What you get from a $14/hour overseas worker

By Marcia Turner, contributing writer

NEW YORK (CNNMoney.com) -- I have always had trouble delegating. Even as a manager in corporate America, I had a tendency to do all my work myself -- everything from scheduling meetings, to reserving conference rooms, to ordering lunch for guests and sending faxes. I was convinced I was the best person to complete these tasks.

That tendency continued when I started my own marketing agency and hired a couple of interns. Rarely could they get the work done as quickly or as thoroughly as I could, so, too often, I kept it for myself.

As you might expect with only one person working at capacity -- me -- my firm quickly hit a revenue ceiling. Everything I was able to do myself, I did. It was only when I encountered a need for a website, which I had no idea how to design and create, that I was forced hand over a key task.

And after witnessing how much could be done by someone else, I did a complete about-face. I began looking for opportunities to delegate and outsource.

Buoyed by Tim Ferriss' recommendation of low-cost help in his bestselling The 4-Hour Workweek, I turned to Brickwork India, in Bangalore, for some market research. I wanted to know how large a particular industry was to help me determine if it was worth targeting. But since this was a not yet a revenue-generating concern, I also wanted to keep my costs as low as possible. Hiring Bain or the Boston Consulting Group was not an option.

I have a virtual assistant in Texas (I'm in New York) who handles much of my Web work, at $50 an hour, but this project required a different skill-set. I had already spent a few hours of my time conducting my own top-line investigation and came up short. So when Ferriss indicated that Brickwork charges as little as $15 an hour, I decided to test them out.

I went to the company's website and completed an initial Request for Information form identifying myself and the specific tasks I needed a Brickwork analyst to perform. Based on that input, I received a quote for a block of 10 hours of work in the next 30 days. The cost was $140. Total. I was more than willing to risk $14 an hour on this experiment.

The next step was setting up my Brickwork account, which took a matter of minutes, and paying the $140 via credit card. I received an introductory e-mail from my senior executive assistant the next afternoon, the start of their work day. I would have liked to have been able to request a particular worker, since a colleague had recommended a talented researcher there, but there was no opportunity to request anyone specific during the sign-up.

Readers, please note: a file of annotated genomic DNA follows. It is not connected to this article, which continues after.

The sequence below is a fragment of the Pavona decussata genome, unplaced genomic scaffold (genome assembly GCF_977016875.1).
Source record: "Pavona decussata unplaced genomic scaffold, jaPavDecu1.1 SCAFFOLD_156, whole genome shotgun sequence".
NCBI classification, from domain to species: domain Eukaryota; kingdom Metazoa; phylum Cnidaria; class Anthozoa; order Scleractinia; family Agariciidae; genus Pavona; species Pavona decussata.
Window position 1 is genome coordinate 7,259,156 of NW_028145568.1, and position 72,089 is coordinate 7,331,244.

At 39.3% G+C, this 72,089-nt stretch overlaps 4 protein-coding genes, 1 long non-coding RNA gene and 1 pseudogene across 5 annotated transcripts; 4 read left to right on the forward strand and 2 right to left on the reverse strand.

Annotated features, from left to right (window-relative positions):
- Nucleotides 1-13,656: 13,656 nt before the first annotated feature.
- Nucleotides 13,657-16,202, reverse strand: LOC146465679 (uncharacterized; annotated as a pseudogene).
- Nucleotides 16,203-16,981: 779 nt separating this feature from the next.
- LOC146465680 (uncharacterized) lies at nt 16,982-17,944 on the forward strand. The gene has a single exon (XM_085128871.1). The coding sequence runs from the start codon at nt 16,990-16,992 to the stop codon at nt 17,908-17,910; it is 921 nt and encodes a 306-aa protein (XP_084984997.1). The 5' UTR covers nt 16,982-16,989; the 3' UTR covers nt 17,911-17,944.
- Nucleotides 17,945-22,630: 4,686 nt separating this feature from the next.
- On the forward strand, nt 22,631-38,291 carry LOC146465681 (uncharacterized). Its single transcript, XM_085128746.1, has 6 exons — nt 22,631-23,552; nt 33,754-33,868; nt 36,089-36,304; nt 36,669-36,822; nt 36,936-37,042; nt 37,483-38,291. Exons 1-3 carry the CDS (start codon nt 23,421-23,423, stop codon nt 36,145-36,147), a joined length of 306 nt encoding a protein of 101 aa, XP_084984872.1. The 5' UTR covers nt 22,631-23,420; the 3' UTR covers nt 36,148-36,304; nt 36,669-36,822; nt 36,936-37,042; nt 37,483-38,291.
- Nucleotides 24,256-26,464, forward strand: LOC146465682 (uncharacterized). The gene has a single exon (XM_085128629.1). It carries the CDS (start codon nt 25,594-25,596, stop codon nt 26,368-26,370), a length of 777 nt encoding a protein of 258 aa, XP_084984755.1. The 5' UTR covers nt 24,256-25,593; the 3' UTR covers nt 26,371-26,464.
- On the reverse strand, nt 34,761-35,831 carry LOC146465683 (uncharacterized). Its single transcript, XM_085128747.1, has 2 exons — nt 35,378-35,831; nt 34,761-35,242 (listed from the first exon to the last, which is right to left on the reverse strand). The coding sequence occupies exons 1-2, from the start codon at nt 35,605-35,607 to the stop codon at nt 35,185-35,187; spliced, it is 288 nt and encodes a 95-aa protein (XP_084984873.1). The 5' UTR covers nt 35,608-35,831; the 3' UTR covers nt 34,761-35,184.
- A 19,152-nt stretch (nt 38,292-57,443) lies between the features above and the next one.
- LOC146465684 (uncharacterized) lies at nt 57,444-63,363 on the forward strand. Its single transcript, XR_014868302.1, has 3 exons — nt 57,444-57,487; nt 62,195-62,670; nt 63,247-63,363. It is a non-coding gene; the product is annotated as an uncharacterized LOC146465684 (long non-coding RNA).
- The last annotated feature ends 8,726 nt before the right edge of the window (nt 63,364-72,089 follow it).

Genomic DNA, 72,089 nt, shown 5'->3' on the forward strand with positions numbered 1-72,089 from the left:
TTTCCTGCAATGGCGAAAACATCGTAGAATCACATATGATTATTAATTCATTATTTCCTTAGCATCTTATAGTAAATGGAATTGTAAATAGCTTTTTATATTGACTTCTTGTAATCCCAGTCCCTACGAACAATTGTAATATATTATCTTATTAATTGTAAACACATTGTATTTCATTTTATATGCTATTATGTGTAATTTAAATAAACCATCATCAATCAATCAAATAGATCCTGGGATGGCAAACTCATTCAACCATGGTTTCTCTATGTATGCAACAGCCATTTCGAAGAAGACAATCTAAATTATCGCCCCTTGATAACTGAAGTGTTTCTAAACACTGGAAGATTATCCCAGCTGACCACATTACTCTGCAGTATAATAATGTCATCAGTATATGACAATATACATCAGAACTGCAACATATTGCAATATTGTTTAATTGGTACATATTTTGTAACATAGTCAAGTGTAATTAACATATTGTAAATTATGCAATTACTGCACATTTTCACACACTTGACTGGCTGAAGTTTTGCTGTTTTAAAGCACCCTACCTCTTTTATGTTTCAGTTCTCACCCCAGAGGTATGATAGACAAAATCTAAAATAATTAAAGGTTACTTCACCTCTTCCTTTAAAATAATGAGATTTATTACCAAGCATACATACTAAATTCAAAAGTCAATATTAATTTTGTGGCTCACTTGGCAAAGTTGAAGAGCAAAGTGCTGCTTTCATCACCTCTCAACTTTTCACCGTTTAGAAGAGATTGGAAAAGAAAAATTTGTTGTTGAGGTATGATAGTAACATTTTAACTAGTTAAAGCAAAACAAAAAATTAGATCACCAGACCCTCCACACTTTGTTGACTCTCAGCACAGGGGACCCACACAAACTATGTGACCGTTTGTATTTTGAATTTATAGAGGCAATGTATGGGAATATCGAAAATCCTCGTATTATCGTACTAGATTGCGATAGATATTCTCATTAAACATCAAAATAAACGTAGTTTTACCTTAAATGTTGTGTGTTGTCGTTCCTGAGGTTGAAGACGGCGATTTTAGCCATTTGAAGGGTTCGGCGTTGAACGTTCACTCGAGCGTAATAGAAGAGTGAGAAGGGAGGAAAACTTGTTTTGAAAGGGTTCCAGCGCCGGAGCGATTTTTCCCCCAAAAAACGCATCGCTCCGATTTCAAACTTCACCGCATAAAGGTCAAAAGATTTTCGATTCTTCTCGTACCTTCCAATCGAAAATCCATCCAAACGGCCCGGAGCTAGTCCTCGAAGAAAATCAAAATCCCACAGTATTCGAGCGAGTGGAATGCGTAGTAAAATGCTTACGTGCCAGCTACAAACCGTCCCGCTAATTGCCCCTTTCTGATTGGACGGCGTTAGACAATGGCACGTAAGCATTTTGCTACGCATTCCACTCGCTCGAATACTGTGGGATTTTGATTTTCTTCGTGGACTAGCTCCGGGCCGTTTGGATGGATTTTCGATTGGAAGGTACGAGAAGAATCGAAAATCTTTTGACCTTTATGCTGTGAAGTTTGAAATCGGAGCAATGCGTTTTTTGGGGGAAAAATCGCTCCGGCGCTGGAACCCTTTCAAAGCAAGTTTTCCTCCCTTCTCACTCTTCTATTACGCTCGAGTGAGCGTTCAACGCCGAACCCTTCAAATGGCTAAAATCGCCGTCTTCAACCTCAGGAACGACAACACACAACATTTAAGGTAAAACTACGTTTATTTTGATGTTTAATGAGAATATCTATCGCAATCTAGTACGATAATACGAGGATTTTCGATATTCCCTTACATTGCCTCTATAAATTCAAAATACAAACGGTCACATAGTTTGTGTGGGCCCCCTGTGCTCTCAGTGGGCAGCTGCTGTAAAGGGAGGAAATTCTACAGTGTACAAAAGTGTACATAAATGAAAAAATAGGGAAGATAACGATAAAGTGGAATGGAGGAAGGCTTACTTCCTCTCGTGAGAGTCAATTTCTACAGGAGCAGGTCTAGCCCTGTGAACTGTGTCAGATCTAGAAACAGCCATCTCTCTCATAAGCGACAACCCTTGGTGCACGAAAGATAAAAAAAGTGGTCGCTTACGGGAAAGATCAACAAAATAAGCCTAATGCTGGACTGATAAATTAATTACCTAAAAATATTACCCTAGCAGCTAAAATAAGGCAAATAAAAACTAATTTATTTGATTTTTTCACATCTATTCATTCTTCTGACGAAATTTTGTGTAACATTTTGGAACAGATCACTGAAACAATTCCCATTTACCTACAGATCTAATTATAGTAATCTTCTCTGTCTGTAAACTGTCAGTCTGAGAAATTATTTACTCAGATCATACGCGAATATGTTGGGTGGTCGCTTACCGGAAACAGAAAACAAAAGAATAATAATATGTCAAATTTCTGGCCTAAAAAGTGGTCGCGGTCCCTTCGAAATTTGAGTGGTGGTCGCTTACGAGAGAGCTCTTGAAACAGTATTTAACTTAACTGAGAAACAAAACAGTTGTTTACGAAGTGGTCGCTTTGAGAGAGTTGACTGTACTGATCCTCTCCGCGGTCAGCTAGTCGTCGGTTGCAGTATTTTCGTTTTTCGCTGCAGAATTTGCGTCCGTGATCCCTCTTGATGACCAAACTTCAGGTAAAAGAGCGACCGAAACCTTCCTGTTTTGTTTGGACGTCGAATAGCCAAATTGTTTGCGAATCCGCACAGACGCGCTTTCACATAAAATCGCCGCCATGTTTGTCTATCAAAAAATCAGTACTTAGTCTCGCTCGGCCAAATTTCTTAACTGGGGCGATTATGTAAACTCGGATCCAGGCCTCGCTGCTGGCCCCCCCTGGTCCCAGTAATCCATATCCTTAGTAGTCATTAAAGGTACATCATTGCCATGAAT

Unsure of whether I should immediately hand off this important research project, I started with a softball task -- compile a list of associations and organizations for writers in the U.S. Within a matter of hours, I had a spreadsheet listing 15 such organizations, their corresponding locations and number of members. Given that I could rattle off close to a dozen writers' associations off the top of my head, I was a bit disappointed it took my executive assistant two hours to come up with 15. I was fairly certain there were more, but the information I received was well-organized.

So I forged ahead and with eight hours remaining on my credit I asked for help in finding the size of the ghostwriting industry. Mindful that more than eight hours could be spent with little to show for it, I set a cap of two hours. Those two hours were quickly gone and, in exchange, I received a list of four small companies that compete in that market. Not exactly what I was after. And then there were six hours left.

We spent some time going back and forth, as I tried to clarify exactly what I needed while also trying to assess whether there was any chance I would actually get it. Looking back, I should have picked up the phone and spent five minute making sure my assistant truly understood what I wanted, but e-mail was so much more convenient; I had her phone number but didn't use it.

From the tasks I assigned and the deliverables I received, it slowly became clear that Brickwork was awesome at tracking down information with a single known value. For example, if you wanted to know how many babies were born last year worldwide, I'm sure my executive assistant could have found that fact. But ask for information that requires some primary research or deductive reasoning and you'll burn through several hours just explaining what you're after, information-wise. Alas, my industry research task falls into the latter category.

At such a low hourly rate and with the flexibility to hire a Brickworker on a whim, I may turn to them for administrative help in the future. But only when the data I need is well-defined and finite. To top of page

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